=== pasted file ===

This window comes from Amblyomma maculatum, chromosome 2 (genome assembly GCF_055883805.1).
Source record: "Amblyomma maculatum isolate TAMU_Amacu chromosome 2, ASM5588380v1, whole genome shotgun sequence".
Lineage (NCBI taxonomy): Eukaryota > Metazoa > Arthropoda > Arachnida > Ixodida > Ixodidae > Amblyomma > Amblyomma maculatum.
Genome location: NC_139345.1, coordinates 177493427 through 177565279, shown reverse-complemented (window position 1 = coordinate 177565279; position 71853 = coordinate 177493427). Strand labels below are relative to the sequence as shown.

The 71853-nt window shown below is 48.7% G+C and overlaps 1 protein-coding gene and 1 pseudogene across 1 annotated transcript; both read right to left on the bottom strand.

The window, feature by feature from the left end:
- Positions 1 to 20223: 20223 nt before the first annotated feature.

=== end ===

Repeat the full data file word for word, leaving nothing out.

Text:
This window comes from Amblyomma maculatum, chromosome 2 (genome assembly GCF_055883805.1).
Source record: "Amblyomma maculatum isolate TAMU_Amacu chromosome 2, ASM5588380v1, whole genome shotgun sequence".
Lineage (NCBI taxonomy): Eukaryota > Metazoa > Arthropoda > Arachnida > Ixodida > Ixodidae > Amblyomma > Amblyomma maculatum.
Genome location: NC_139345.1, coordinates 177493427 through 177565279, shown reverse-complemented (window position 1 = coordinate 177565279; position 71853 = coordinate 177493427). Strand labels below are relative to the sequence as shown.

The 71853-nt window shown below is 48.7% G+C and overlaps 1 protein-coding gene and 1 pseudogene across 1 annotated transcript; both read right to left on the bottom strand.

The window, feature by feature from the left end:
- Positions 1 to 20223: 20223 nt before the first annotated feature.